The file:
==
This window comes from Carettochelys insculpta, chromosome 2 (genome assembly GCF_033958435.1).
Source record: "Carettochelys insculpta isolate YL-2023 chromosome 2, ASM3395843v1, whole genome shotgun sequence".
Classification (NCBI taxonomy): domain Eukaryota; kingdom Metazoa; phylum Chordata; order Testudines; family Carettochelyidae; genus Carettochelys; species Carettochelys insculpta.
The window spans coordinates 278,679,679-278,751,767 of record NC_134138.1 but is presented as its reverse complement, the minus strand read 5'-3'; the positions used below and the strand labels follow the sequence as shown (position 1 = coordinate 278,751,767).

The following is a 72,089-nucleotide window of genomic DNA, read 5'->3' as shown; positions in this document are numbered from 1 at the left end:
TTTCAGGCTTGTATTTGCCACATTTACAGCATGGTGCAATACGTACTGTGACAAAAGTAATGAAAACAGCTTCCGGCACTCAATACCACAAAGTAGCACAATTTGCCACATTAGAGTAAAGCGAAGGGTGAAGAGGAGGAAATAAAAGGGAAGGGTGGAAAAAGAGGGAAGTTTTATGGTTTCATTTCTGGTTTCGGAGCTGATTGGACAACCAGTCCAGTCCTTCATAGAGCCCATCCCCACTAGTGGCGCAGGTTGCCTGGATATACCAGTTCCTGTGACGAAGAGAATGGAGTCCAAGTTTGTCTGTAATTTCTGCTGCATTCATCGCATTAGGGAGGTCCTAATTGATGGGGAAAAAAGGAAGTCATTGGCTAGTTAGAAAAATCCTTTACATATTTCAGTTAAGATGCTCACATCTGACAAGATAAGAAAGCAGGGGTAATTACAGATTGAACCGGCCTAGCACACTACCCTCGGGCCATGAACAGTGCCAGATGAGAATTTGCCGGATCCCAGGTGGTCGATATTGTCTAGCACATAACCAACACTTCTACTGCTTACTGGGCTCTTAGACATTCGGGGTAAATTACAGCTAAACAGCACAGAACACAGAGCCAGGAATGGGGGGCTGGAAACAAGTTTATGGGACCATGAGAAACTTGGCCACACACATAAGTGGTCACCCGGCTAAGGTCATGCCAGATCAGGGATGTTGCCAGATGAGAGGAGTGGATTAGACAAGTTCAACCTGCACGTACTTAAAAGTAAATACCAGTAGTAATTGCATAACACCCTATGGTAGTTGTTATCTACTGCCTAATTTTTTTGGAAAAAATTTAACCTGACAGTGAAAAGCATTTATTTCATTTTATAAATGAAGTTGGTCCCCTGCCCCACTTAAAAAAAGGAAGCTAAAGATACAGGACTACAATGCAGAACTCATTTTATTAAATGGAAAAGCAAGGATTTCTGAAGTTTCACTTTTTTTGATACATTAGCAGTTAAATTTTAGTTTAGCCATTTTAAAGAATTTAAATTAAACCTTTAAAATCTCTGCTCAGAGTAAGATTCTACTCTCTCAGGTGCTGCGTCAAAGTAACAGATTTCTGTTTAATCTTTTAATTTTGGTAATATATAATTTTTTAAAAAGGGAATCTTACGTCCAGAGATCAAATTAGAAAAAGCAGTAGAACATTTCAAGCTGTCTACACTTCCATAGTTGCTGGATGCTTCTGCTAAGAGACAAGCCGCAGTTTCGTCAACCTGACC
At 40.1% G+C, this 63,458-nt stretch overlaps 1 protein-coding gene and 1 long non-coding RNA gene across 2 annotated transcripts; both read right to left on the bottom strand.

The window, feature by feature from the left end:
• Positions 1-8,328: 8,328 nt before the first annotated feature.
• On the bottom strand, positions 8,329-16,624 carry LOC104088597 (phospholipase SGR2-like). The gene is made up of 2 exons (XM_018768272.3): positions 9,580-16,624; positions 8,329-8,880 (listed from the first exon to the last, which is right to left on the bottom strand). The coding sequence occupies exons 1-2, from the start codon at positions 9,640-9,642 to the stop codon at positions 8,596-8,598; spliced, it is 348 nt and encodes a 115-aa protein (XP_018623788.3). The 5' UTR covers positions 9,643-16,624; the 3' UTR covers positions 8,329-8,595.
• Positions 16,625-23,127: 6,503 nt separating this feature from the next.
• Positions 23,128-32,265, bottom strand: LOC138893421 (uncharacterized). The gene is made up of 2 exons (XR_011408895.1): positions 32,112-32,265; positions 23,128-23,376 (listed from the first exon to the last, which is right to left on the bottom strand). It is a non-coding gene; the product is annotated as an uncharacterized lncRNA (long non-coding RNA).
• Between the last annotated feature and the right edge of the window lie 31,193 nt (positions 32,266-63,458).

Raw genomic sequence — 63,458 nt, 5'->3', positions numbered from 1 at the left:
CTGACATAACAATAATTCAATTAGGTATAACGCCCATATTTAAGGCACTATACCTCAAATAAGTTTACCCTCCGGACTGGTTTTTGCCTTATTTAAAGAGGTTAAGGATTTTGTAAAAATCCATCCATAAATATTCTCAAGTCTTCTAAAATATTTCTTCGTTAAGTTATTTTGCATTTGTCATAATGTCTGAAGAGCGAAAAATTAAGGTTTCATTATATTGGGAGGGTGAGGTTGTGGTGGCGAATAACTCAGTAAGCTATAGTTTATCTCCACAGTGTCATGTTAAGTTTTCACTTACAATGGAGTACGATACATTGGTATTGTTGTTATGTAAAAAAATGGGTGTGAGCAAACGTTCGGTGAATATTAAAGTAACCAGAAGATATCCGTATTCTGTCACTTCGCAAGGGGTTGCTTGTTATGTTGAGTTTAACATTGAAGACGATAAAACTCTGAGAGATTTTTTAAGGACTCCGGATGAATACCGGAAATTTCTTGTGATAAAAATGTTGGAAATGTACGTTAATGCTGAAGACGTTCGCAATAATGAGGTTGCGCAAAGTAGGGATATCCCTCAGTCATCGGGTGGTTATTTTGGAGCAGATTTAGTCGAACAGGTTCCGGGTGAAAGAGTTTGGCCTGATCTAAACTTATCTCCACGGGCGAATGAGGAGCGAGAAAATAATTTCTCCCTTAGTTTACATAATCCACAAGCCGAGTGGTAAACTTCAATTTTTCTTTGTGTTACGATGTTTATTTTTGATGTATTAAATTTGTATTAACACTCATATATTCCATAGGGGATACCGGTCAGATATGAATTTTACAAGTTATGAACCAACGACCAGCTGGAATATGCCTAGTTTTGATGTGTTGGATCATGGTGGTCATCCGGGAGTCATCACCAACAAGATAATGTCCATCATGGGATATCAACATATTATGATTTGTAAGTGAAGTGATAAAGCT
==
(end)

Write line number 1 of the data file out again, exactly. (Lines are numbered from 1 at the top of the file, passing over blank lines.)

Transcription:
This window comes from Carettochelys insculpta, chromosome 2 (genome assembly GCF_033958435.1).